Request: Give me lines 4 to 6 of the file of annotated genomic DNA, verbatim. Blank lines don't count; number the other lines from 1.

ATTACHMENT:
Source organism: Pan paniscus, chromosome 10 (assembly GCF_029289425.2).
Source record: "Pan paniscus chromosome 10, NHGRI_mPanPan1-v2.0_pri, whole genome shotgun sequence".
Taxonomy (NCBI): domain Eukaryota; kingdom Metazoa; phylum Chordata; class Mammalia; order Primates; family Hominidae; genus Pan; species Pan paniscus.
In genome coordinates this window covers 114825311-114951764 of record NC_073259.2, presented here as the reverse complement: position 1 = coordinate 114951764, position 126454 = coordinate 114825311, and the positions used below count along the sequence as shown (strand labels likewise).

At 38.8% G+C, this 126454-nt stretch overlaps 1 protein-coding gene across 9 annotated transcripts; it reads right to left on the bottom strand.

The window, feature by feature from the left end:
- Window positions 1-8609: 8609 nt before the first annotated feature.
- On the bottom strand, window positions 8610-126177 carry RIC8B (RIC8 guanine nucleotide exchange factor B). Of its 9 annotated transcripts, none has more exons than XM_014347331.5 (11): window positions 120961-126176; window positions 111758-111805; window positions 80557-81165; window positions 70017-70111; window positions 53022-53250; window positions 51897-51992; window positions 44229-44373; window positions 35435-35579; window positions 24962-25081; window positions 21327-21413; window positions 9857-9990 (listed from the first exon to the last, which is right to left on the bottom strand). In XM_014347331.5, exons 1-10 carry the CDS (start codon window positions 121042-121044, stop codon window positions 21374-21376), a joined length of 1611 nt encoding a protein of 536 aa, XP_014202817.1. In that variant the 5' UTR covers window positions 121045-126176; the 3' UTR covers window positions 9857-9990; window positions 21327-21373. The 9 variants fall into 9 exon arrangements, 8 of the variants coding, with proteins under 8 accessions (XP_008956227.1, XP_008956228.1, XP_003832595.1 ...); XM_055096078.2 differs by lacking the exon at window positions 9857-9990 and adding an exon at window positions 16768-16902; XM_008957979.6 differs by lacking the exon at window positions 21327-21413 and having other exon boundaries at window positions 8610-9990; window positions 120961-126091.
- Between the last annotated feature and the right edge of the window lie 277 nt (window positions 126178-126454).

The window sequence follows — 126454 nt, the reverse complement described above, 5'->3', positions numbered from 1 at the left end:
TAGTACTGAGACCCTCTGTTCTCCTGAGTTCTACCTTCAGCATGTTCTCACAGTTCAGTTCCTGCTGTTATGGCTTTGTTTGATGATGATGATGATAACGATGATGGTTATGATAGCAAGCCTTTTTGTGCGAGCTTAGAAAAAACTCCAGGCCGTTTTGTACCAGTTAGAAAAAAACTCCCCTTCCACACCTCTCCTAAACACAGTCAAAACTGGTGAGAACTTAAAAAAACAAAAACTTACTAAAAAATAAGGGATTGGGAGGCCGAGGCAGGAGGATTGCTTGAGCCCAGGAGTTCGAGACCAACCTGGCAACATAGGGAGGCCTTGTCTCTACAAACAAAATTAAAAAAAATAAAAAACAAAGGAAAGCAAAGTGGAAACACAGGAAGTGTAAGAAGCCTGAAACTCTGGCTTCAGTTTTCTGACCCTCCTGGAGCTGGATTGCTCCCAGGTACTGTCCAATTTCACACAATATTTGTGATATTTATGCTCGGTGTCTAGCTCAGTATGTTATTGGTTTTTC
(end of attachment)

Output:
In genome coordinates this window covers 114825311-114951764 of record NC_073259.2, presented here as the reverse complement: position 1 = coordinate 114951764, position 126454 = coordinate 114825311, and the positions used below count along the sequence as shown (strand labels likewise).

At 38.8% G+C, this 126454-nt stretch overlaps 1 protein-coding gene across 9 annotated transcripts; it reads right to left on the bottom strand.

The window, feature by feature from the left end: